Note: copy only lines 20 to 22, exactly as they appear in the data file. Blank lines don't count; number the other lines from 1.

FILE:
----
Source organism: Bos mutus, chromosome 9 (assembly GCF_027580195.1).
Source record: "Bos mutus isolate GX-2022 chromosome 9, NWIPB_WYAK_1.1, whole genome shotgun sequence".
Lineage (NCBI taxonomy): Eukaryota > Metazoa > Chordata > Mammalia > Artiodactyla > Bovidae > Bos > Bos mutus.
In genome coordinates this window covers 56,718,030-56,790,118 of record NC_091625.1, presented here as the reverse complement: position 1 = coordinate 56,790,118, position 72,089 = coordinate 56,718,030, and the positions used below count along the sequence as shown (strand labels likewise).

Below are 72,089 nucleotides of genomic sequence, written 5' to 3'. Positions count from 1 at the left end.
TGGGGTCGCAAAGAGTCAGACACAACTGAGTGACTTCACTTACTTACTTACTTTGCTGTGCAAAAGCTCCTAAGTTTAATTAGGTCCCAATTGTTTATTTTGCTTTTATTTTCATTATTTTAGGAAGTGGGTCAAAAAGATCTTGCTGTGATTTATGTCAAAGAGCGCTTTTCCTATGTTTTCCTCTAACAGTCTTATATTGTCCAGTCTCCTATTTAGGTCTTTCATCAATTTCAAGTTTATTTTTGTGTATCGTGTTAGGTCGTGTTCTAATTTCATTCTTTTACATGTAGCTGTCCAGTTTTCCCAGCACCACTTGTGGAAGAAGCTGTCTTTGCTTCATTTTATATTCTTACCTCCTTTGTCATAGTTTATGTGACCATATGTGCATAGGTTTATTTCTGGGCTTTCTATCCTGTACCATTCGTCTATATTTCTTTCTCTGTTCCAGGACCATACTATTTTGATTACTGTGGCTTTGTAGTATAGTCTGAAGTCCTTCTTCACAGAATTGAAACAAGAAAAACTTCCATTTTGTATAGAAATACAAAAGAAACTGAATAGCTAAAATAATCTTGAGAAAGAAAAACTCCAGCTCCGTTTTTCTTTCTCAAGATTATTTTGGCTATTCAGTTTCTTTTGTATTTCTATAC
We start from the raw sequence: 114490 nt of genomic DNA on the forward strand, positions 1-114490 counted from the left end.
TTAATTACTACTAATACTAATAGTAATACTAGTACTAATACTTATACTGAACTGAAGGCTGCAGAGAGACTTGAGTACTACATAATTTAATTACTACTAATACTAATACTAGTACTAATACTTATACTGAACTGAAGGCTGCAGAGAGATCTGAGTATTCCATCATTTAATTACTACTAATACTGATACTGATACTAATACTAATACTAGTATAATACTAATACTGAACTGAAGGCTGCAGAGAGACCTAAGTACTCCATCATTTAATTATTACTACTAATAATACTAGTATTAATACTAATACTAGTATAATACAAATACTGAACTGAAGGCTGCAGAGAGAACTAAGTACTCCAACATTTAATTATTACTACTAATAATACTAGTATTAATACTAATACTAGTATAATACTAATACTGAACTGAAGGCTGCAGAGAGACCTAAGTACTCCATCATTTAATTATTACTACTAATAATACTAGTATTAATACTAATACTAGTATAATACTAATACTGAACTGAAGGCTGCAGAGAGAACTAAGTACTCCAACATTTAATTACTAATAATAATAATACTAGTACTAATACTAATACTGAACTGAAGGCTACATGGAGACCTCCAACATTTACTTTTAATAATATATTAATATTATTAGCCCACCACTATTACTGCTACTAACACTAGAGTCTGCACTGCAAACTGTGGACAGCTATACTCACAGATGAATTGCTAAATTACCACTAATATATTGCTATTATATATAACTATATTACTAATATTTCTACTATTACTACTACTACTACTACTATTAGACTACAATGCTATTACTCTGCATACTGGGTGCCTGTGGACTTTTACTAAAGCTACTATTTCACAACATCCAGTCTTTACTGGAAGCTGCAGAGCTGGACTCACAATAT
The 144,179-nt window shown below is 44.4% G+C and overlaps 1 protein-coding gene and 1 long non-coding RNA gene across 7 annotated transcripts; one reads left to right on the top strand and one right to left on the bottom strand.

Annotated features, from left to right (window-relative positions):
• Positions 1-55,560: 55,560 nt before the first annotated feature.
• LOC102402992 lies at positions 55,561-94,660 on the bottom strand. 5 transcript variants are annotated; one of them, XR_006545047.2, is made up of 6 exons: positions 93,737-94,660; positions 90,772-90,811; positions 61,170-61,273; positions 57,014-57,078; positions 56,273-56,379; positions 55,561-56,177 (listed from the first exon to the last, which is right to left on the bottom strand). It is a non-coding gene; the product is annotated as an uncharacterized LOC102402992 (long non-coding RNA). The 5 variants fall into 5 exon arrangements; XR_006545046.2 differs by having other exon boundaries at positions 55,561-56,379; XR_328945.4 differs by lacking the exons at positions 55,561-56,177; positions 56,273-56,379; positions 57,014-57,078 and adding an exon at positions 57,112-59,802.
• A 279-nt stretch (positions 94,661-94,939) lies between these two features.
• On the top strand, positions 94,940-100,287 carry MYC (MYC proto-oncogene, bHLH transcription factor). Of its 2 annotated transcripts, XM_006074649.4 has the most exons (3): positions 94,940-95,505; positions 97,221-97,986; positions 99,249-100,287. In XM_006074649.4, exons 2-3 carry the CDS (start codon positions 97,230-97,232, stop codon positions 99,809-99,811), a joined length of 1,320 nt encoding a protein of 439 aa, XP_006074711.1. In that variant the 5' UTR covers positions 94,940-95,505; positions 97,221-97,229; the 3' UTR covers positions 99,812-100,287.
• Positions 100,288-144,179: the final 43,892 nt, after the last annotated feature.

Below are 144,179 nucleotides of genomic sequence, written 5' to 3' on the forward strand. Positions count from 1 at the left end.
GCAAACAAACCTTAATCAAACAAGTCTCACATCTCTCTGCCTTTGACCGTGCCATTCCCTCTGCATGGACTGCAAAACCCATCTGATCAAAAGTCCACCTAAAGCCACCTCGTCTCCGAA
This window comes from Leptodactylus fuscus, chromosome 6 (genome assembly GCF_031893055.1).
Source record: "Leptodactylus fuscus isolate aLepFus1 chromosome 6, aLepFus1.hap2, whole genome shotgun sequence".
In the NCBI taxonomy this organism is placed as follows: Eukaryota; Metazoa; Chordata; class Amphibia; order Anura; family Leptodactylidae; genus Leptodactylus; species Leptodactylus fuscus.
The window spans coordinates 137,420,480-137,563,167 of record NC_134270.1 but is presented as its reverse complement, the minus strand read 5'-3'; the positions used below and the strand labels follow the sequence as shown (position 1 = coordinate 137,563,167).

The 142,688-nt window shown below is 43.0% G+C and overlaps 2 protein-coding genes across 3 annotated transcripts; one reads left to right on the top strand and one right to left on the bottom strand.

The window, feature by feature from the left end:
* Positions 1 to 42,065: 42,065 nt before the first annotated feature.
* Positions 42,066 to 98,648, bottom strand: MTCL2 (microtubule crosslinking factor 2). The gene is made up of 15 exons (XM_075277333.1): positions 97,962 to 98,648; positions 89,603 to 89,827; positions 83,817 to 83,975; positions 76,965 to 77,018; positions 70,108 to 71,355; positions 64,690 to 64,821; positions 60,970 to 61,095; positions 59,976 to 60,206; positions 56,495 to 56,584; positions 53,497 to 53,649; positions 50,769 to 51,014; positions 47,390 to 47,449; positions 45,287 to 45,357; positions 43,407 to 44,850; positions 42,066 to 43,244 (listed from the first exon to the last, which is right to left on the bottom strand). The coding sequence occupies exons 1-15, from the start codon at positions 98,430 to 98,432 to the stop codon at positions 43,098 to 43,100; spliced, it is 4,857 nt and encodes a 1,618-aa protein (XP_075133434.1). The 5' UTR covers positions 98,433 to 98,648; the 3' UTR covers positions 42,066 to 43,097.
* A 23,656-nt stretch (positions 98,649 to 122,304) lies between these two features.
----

In the NCBI taxonomy this organism is placed as follows: Eukaryota; Metazoa; Chordata; class Amphibia; order Anura; family Leptodactylidae; genus Leptodactylus; species Leptodactylus fuscus.
The window spans coordinates 137,420,480-137,563,167 of record NC_134270.1 but is presented as its reverse complement, the minus strand read 5'-3'; the positions used below and the strand labels follow the sequence as shown (position 1 = coordinate 137,563,167).

The 142,688-nt window shown below is 43.0% G+C and overlaps 2 protein-coding genes across 3 annotated transcripts; one reads left to right on the top strand and one right to left on the bottom strand.